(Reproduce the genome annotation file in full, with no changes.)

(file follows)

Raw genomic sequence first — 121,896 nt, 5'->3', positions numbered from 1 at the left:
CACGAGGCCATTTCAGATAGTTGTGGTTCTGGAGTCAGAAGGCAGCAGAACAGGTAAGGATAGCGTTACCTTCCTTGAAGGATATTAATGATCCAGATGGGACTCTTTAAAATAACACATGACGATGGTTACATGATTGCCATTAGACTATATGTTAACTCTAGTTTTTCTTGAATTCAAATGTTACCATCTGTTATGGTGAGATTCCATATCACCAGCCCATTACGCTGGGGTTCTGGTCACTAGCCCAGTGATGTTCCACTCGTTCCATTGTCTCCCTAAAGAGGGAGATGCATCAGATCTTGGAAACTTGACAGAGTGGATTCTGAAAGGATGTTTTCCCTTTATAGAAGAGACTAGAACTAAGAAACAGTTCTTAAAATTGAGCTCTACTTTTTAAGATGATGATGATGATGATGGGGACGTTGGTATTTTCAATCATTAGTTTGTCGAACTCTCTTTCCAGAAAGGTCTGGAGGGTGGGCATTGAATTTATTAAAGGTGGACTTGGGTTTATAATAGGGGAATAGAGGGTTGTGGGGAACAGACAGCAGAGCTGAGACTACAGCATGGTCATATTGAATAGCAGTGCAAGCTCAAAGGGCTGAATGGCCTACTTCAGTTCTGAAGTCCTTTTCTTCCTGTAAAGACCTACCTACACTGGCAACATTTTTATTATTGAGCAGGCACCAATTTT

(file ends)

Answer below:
Raw genomic sequence first — 121,896 nt, 5'->3', positions numbered from 1 at the left:
CACGAGGCCATTTCAGATAGTTGTGGTTCTGGAGTCAGAAGGCAGCAGAACAGGTAAGGATAGCGTTACCTTCCTTGAAGGATATTAATGATCCAGATGGGACTCTTTAAAATAACACATGACGATGGTTACATGATTGCCATTAGACTATATGTTAACTCTAGTTTTTCTTGAATTCAAATGTTACCATCTGTTATGGTGAGATTCCATATCACCAGCCCATTACGCTGGGGTTCTGGTCACTAGCCCAGTGATGTTCCACTCGTTCCATTGTCTCCCTAAAGAGGGAGATGCATCAGATCTTGGAAACTTGACAGAGTGGATTCTGAAAGGATGTTTTCCCTTTATAGAAGAGACTAGAACTAAGAAACAGTTCTTAAAATTGAGCTCTACTTTTTAAGATGATGATGATGATGATGGGGACGTTGGTATTTTCAATCATTAGTTTGTCGAACTCTCTTTCCAGAAAGGTCTGGAGGGTGGGCATTGAATTTATTAAAGGTGGACTTGGGTTTATAATAGGGGAATAGAGGGTTGTGGGGAACAGACAGCAGAGCTGAGACTACAGCATGGTCATATTGAATAGCAGTGCAAGCTCAAAGGGCTGAATGGCCTACTTCAGTTCTGAAGTCCTTTTCTTCCTGTAAAGACCTACCTACACTGGCAACATTTTTATTATTGAGCAGGCACCAATTTT